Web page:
Good and Evil

Sermon by the Rev. Dr. Brooks Schramm
Sept. 16, 2011

Grace to you…
On a dreary Sunday afternoon six weeks ago this weekend, my wife Kirsi, my friend Nelson, and I stood on the slope of a large hill just outside the German city of Weimar, a hill called die Ettersberg.  This was the third trip to this hillside for Kirsi and me, and the second for Nelson.  The hillside was formerly a beautiful, even idyllic place.  In fact it was the favored “getaway” for Weimar’s most famous resident, Johann Wolfgang von Goethe, and his rather impressive list of romantic-interests.  The stump of the giant oak tree under which Goethe used to hold court is still there.

But the hillside is no longer a beautiful, idyllic place.  It’s now a memorial.  Memorials are of different kinds.  This one is a memorial to a human shithole.  From 1937-1945 the hillside of the Ettersberg was known by a different name, KZ Buchenwald (Concentration Camp Buchenwald).  Of all of the major concentration camps run by the SS, Buchenwald was perhaps the strangest.  A wide assortment of people were forced into this place: Poles, various southern Slavs, political prisoners, communists, German dissidents, Roma and Sinti gypsies, Elie Wiesel (who lived to tell about it), Dietrich Bonhoeffer (who was removed from the camp just days before liberation and shipped off to Flossenb├╝rg), and at the bottom of the barrel homosexuals and Jews.  These last two categories of people, homosexuals and Jews, were distinguished from all the other wretched inmates in that they were the only two categories to which the guards were allowed to do anything they wanted, at any time, without asking for permission.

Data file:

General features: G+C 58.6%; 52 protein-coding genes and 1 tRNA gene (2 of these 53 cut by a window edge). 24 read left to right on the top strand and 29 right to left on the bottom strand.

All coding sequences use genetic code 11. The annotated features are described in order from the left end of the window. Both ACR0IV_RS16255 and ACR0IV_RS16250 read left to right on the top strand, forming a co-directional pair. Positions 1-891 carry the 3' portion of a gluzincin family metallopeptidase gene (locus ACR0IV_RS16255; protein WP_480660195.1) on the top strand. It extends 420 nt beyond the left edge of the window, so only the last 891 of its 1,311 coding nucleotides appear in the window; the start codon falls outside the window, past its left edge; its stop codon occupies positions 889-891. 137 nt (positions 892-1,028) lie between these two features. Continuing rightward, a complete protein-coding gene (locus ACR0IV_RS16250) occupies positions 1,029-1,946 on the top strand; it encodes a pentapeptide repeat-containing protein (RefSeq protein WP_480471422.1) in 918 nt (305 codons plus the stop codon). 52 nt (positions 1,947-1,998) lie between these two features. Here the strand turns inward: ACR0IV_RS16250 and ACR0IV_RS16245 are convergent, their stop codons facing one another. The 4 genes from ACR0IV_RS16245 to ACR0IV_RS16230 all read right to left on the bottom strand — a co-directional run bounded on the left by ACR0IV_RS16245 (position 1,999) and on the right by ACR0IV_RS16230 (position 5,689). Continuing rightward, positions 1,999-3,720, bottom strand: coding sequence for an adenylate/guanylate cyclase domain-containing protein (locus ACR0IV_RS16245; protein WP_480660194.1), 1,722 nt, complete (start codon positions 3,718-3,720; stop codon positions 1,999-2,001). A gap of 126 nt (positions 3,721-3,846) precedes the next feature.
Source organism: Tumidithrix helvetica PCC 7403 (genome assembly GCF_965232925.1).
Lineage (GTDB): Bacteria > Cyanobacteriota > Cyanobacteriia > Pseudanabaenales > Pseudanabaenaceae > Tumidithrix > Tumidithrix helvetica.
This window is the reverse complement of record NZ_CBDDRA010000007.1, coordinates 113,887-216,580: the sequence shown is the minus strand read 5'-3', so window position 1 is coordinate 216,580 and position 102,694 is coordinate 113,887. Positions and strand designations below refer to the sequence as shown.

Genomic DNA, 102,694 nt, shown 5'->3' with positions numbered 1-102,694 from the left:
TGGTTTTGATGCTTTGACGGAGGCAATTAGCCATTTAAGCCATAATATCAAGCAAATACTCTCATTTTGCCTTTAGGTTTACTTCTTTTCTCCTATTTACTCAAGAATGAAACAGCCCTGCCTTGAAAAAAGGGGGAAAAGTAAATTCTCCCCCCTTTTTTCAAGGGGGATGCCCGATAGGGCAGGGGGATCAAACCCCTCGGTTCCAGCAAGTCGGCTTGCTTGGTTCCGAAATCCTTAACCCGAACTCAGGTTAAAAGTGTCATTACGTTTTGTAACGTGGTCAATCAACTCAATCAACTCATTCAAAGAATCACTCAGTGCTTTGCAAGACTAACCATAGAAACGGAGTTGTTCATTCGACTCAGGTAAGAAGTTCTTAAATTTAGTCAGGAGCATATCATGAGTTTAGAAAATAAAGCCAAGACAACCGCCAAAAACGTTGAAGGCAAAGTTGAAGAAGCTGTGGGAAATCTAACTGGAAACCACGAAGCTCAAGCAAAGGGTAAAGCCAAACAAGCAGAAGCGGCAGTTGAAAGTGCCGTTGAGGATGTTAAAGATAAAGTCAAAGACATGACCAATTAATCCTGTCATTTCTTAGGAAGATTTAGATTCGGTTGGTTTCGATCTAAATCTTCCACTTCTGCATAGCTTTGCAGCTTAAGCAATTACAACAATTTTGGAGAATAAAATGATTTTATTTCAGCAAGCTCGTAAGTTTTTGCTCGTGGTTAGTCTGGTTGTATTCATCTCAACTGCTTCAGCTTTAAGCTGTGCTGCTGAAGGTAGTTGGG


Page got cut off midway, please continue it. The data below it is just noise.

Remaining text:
Buchenwald was not an extermination camp.  It was a humiliation, de-humanization camp.  That was its mission.  Its express mission.  To humiliate and to dehumanize, on a massive scale.  Its mission statement was inscribed in iron on the main gate to the camp.  Three words.  Not the three-word joke known from Auschwitz, Theresienstadt, and Sachsenhausen:  “Arbeit macht frei” (“work will set you free”).  At Buchenwald the three words were:  “Jedem das seine” (“To each his own”; or perhaps better translated, “You get what you’ve got coming to you”). 

Just outside of the main gate at Buchenwald stood the two-story commander’s quarters, where the first commander of the camp, Karl Koch, lived with his beloved wife, Ilse.  Karl was fond of collecting the shrunken heads of deceased inmates, a peculiar specialty of the medical and scientific staff at the camp.  And Ilse, affectionately known by the inmates as, “Die Hexe von Buchenwald” (“the witch of Buchenwald”), was fond of lampshades made of human inmate skin, preferably Jewish.  Of the approximately 250,000 human beings who passed through the gates of Buchenwald between 1937 and 1945, approximately 60,000 died. 
Things like Buchenwald don’t “just-happen.”  They don’t materialize out of thin air.  Things like Buchenwald require much forethought, much energy, and much ingenuity.  And in the case of Nazism and its truest believers, the SS, it requires a totalizing nihilistic philosophy.